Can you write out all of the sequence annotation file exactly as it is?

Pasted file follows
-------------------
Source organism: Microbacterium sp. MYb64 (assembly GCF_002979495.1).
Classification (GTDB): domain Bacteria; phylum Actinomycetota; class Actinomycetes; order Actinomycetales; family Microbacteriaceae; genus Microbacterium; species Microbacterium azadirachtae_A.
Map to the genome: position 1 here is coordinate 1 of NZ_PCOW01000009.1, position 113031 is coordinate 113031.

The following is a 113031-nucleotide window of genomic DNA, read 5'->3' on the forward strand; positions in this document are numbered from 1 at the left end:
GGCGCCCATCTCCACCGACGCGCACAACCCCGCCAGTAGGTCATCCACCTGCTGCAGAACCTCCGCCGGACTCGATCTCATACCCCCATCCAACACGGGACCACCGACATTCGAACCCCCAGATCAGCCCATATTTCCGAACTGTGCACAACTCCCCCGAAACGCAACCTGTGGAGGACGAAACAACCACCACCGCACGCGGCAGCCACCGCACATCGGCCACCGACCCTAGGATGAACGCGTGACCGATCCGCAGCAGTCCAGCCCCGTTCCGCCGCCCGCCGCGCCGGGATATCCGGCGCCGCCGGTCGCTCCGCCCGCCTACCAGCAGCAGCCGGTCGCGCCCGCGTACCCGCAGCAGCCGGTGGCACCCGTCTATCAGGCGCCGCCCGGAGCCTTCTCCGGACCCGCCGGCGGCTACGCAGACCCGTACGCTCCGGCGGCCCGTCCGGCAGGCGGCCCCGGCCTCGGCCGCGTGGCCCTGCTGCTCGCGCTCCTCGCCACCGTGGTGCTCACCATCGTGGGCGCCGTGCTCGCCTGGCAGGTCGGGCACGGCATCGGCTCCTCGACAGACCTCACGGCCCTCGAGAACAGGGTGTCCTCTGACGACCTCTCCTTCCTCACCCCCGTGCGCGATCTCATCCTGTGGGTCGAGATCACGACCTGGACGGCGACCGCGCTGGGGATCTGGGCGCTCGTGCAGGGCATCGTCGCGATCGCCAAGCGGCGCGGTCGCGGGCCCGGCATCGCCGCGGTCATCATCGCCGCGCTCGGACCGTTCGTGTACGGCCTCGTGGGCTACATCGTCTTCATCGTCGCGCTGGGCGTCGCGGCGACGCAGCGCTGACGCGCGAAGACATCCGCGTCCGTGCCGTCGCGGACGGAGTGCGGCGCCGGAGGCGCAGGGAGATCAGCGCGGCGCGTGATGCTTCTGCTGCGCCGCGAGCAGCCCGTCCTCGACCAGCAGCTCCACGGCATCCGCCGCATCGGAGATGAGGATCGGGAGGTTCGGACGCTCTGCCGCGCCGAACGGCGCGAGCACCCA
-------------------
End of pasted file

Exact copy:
Source organism: Microbacterium sp. MYb64 (assembly GCF_002979495.1).
Classification (GTDB): domain Bacteria; phylum Actinomycetota; class Actinomycetes; order Actinomycetales; family Microbacteriaceae; genus Microbacterium; species Microbacterium azadirachtae_A.
Map to the genome: position 1 here is coordinate 1 of NZ_PCOW01000009.1, position 113031 is coordinate 113031.

The following is a 113031-nucleotide window of genomic DNA, read 5'->3' on the forward strand; positions in this document are numbered from 1 at the left end:
GGCGCCCATCTCCACCGACGCGCACAACCCCGCCAGTAGGTCATCCACCTGCTGCAGAACCTCCGCCGGACTCGATCTCATACCCCCATCCAACACGGGACCACCGACATTCGAACCCCCAGATCAGCCCATATTTCCGAACTGTGCACAACTCCCCCGAAACGCAACCTGTGGAGGACGAAACAACCACCACCGCACGCGGCAGCCACCGCACATCGGCCACCGACCCTAGGATGAACGCGTGACCGATCCGCAGCAGTCCAGCCCCGTTCCGCCGCCCGCCGCGCCGGGATATCCGGCGCCGCCGGTCGCTCCGCCCGCCTACCAGCAGCAGCCGGTCGCGCCCGCGTACCCGCAGCAGCCGGTGGCACCCGTCTATCAGGCGCCGCCCGGAGCCTTCTCCGGACCCGCCGGCGGCTACGCAGACCCGTACGCTCCGGCGGCCCGTCCGGCAGGCGGCCCCGGCCTCGGCCGCGTGGCCCTGCTGCTCGCGCTCCTCGCCACCGTGGTGCTCACCATCGTGGGCGCCGTGCTCGCCTGGCAGGTCGGGCACGGCATCGGCTCCTCGACAGACCTCACGGCCCTCGAGAACAGGGTGTCCTCTGACGACCTCTCCTTCCTCACCCCCGTGCGCGATCTCATCCTGTGGGTCGAGATCACGACCTGGACGGCGACCGCGCTGGGGATCTGGGCGCTCGTGCAGGGCATCGTCGCGATCGCCAAGCGGCGCGGTCGCGGGCCCGGCATCGCCGCGGTCATCATCGCCGCGCTCGGACCGTTCGTGTACGGCCTCGTGGGCTACATCGTCTTCATCGTCGCGCTGGGCGTCGCGGCGACGCAGCGCTGACGCGCGAAGACATCCGCGTCCGTGCCGTCGCGGACGGAGTGCGGCGCCGGAGGCGCAGGGAGATCAGCGCGGCGCGTGATGCTTCTGCTGCGCCGCGAGCAGCCCGTCCTCGACCAGCAGCTCCACGGCATCCGCCGCATCGGAGATGAGGATCGGGAGGTTCGGACGCTCTGCCGCGCCGAACGGCGCGAGCACCCA